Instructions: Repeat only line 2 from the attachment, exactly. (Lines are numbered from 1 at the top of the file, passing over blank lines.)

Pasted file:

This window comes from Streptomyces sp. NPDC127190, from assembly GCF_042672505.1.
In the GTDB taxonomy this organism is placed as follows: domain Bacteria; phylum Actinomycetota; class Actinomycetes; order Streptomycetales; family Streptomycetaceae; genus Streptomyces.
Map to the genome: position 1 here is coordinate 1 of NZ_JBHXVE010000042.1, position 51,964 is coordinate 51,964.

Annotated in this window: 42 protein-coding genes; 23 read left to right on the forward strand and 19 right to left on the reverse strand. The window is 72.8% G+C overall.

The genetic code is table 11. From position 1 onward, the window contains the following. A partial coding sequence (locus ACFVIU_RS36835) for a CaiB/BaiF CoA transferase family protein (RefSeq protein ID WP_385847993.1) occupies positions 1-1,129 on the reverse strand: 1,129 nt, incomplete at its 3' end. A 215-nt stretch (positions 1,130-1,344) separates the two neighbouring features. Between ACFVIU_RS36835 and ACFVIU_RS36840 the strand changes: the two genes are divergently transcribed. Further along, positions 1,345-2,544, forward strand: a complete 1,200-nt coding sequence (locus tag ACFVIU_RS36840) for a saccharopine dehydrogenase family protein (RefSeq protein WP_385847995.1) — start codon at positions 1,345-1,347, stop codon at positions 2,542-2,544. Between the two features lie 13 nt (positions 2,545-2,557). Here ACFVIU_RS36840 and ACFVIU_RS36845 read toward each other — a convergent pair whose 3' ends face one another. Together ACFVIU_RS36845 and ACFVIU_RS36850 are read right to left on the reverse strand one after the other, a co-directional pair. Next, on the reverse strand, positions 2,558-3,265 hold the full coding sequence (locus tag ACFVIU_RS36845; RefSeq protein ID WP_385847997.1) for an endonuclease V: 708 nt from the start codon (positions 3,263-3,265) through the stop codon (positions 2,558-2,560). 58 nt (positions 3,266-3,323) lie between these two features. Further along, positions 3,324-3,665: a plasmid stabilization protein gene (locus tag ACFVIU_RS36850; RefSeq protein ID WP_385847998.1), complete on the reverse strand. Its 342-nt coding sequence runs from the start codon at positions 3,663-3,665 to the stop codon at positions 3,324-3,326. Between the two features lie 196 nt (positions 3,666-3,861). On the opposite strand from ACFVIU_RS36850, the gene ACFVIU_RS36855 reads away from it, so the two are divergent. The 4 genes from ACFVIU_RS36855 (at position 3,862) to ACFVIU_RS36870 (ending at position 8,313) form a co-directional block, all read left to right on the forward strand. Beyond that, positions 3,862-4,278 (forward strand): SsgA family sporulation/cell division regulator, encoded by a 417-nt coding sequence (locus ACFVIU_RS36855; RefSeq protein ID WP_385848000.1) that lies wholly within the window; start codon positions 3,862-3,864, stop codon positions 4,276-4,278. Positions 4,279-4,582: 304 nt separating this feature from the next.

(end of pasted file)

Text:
In the GTDB taxonomy this organism is placed as follows: domain Bacteria; phylum Actinomycetota; class Actinomycetes; order Streptomycetales; family Streptomycetaceae; genus Streptomyces.